On Sunday, Vice President Mike Pence left the Indianapolis Colts game after several players from the San Francisco 49ers decided to kneel during the national anthem.
Pence took to Twitter to share his reason for leaving the Lucas Oil Stadium in Indianapolis, Indiana earlier, despite attending the NFL game for his home team.
"I left today's Colts game because [POTUS] and I will not dignify any event that disrespects our soldiers, our Flag, or our National Anthem," Pence wrote in a series of tweets.
I left today's Colts game because @POTUS and I will not dignify any event that disrespects our soldiers, our Flag, or our National Anthem.— Vice President Pence (@VP) October 8, 2017
At a time when so many Americans are inspiring our nation with their courage, resolve, and resilience...— Vice President Pence (@VP) October 8, 2017
...now, more than ever, we should rally around our Flag and everything that unites us...— Vice President Pence (@VP) October 8, 2017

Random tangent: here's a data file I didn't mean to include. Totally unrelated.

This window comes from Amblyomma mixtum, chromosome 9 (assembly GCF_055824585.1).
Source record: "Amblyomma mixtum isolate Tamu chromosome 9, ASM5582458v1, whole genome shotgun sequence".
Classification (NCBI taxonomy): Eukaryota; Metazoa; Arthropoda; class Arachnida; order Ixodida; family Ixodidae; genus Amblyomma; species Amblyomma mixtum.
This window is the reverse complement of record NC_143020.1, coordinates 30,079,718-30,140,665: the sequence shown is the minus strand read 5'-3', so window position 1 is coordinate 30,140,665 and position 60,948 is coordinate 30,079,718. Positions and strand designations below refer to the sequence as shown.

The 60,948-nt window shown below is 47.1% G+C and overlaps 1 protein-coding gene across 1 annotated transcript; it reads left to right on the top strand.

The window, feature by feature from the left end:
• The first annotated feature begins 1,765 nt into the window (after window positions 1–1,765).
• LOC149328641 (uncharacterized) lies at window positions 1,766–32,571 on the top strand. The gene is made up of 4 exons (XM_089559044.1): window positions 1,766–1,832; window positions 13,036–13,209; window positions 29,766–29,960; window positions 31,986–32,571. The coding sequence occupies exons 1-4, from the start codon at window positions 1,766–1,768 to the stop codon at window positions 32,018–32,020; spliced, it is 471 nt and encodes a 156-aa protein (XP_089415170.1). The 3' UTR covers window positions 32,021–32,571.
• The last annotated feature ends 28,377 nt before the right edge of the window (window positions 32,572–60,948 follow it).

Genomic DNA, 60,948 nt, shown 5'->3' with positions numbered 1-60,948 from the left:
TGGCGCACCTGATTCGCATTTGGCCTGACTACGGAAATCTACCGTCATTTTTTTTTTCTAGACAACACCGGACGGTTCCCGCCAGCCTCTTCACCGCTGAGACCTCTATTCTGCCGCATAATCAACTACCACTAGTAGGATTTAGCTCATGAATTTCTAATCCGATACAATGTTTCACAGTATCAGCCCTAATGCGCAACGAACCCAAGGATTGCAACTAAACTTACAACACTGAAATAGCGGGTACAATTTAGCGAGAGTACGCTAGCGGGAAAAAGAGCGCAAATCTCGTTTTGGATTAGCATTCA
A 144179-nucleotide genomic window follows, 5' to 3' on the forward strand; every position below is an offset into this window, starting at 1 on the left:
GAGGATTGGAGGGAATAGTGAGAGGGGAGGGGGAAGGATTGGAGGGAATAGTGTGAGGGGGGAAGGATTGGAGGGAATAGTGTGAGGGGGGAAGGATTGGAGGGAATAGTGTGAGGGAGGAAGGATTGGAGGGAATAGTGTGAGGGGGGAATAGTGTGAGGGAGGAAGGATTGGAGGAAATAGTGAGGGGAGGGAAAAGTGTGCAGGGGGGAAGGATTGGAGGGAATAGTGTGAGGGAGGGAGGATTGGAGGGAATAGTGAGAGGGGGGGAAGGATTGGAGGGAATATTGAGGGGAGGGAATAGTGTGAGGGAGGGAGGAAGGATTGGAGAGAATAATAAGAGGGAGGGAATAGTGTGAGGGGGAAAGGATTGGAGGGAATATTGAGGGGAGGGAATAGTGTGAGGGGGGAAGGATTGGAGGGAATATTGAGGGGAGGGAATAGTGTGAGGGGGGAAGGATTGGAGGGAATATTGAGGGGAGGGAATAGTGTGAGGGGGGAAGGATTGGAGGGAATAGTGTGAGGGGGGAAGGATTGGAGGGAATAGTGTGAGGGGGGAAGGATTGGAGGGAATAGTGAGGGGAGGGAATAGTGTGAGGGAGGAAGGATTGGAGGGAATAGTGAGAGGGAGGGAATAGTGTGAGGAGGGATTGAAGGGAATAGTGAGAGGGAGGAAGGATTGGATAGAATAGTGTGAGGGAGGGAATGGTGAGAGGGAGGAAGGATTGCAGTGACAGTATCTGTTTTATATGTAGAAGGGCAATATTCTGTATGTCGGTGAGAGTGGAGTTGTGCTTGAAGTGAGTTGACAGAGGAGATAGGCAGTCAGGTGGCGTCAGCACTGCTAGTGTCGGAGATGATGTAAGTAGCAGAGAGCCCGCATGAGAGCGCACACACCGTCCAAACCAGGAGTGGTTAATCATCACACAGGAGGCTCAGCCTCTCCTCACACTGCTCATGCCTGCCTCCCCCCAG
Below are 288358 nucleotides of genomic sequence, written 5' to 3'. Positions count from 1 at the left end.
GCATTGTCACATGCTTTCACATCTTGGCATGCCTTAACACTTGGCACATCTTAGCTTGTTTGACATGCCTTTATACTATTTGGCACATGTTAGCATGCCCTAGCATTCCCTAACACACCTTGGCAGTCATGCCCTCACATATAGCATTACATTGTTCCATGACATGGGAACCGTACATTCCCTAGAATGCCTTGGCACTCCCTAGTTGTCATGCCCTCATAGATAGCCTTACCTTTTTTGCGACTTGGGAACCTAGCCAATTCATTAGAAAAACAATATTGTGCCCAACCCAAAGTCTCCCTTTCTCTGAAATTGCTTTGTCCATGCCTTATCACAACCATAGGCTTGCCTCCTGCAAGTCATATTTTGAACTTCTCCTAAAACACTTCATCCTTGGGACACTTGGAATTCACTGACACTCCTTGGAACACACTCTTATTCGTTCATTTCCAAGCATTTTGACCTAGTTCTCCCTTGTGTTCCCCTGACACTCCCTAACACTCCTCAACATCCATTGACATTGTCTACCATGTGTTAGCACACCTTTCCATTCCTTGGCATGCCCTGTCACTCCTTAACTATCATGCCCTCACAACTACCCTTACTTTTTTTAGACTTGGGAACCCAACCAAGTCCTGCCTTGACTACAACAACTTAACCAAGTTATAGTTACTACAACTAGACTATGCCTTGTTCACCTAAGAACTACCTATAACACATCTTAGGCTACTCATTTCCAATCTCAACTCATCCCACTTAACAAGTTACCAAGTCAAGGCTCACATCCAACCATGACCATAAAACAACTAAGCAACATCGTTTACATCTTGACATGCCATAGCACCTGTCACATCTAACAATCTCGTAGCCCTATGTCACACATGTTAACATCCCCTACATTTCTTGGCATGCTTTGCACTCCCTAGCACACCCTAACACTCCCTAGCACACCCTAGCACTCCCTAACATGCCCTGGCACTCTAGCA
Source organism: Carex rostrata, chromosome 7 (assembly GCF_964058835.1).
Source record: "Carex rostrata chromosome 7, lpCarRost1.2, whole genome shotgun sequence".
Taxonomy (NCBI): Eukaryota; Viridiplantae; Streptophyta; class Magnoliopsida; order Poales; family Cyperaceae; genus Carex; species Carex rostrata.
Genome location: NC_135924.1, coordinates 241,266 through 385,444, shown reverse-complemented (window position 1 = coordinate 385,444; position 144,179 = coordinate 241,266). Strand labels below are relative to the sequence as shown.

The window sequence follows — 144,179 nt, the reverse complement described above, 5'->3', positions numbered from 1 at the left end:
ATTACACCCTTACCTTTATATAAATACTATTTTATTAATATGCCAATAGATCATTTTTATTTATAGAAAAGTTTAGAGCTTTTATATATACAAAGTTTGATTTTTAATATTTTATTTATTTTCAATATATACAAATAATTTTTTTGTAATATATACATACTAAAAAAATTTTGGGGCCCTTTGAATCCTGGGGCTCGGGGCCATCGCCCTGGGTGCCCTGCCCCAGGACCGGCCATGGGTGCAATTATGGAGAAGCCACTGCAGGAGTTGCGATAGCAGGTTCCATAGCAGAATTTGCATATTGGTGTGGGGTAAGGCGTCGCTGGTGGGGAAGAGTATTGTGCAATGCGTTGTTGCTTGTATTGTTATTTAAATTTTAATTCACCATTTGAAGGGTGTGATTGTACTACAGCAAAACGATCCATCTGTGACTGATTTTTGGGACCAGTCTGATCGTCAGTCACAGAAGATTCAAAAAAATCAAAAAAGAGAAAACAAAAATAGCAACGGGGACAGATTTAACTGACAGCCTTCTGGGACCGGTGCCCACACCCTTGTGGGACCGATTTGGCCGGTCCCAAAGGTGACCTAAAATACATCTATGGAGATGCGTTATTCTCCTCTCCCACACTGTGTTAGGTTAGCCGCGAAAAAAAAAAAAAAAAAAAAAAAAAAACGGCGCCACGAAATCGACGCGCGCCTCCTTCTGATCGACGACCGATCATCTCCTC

While everyone is entitled to their own opinions, I don't think it's too much to ask NFL players to respect the Flag and our National Anthem— Vice President Pence (@VP) October 8, 2017
Fifteen players from the 49ers were seen kneeling during the anthem, protesting for racial inequality.
Pence has followed the president's lead by disapproving of players who do not stand for "The Star-Spangled Banner."
In the last week, more than 30 players from the 49ers have kneeled in their first game since Trump called them out to be fired.
Controversy has been surrounding the league for weeks now after Trump suggested at an Alabama rally that players who kneel or sit for the national anthem stemming from San Francisco 49ers quarterback Colin Kaepernick's stance on racial inequality being overlooked by society, should be fired.
"Get that son of a b---- off the field right now, out. He's fired. He's fired!" Trump said.0comments
A growing number of current players and former players released statements condemning Trump's remarks which infringe on what the ACLU states is an American's right to a peaceful protest under the First Amendment.
"The right to join with fellow citizens in protest or peaceful assembly is critical to a functioning democracy and at the core of the First Amendment."